What I learned last week

What I learned last week (#56)

Book excerpt I loved:

“The professional tackles the project that will make him stretch. He takes on the assignment that will bear him into uncharted waters, compel him to explore unconscious parts of himself.” (Steven Pressfield, The War of Art)

Some thoughts about what being the best means.

The 2019 reading re-cap from Tim Ferriss: I am a subscriber and still missed a lot of these. I enjoyed the discussion of his process (of course) at the outset.

I need to try Copic markers: I’ve seen these on the shelf and have never tried them. This illustraion looks amazing though, and made me put them on my wish list.

Some modern inspiration from a well-executed idea about un-modern tech: Primitive technology is a YouTube + WordPress site about primitive technology. From the About page:

Primitive technology is a hobby where you make things in the wild completely from scratch using no modern tools or materials. This is the strict rule. If you want a fire- use fire sticks, an axe- pick up a stone and shape it, a hut- build one from trees, mud, rocks etc. The challenge is seeing how far you can go without modern technology. If this hobby interests you then this blog might be what you are looking for.

He has millions of views on YouTube and, ironically, a really low-tech simple site.

Two great places to find free images: There are so many great resources for art in the public domain. Here are two more that I could peruse for hours:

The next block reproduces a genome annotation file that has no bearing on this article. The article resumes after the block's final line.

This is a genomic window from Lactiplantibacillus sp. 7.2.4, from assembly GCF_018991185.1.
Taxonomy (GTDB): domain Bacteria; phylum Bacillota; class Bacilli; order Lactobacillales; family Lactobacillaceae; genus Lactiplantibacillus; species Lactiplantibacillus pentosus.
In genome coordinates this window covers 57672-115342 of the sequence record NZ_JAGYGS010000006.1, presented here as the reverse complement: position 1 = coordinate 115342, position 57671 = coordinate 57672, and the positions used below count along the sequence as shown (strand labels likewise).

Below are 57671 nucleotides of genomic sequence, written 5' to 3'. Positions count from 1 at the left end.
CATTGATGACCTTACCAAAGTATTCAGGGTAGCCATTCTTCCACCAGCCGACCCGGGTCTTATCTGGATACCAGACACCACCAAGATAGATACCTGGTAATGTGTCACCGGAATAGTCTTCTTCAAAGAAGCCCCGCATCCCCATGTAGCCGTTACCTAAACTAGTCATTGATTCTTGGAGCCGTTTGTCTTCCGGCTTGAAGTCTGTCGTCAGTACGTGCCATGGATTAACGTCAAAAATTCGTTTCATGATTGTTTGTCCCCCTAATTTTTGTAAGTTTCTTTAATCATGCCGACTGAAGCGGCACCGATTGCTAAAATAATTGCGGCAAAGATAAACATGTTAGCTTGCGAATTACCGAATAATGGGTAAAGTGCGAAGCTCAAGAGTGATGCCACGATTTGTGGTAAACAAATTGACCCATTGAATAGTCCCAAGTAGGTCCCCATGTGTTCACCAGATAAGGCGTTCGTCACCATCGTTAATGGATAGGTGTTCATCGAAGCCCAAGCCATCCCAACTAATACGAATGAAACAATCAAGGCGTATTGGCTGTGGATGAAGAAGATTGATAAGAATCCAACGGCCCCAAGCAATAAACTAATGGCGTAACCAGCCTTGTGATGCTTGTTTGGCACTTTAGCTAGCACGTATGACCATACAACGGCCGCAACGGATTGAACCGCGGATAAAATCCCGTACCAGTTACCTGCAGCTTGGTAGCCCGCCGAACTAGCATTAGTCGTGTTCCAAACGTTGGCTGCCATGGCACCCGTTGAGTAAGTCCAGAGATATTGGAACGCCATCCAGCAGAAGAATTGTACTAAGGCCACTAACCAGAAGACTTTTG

1. Art Institute of Chicago:
  2. Paris Museums:

We’re nearing the end of the open internet:

​At some point in the next decade, the Chinese government, with the support of Russia and other authoritarian regimes, will move forward with plans to establish a separate root system for their share of the internet. When the split happens, we will mark it as the end of the global internet era. When the history of that event is written, we will identify a series of seminal events in 2019 that were harbingers of what was to come.​

-from News Items.

New tool for calendar scheduling: Calendly is great for not only scheduling meetings, but if you run a business that requires your customers to make appointments, you can embed it on your site, take payments for meetings via PayPal and automatically create online meeting links.

Having the right materials at the right time is important: Rainy days are no match against the well-prepared art project.

What Will Happen In The 2020s: A short but sweet set of predications about the next decade.

What I was grateful for last week:

  • The feeling at end of the day after a good days work. The good type of empty.
  • The brief bit of sunshine makes all the difference on a afternoon run. It changes everything.
  • The sunrise on a weekend morning.

Lastly, check out what we’re up to now.

What I learned last week

What I learned last week (#44)

Spent a lot of the week doing things and nothing at the same time: Spent a lot of time with the kiddos. Spent a lot of time outside. Experienced mild consternation and contemplation about a full-time assignment with Automattic but ultimately accepted the position. Got to see a friend from back home. Bought some awesome hiking books and otherwise kicked around and did a lot of hanging out.

A great newsletter that I wish I knew about earlier: The Recomendo newsletter by Kevin Kelly, Mark Frauenfelder, and Claudia Dawson is so good. The one before last had a Google Maps hack in it and a brilliant quote and reference: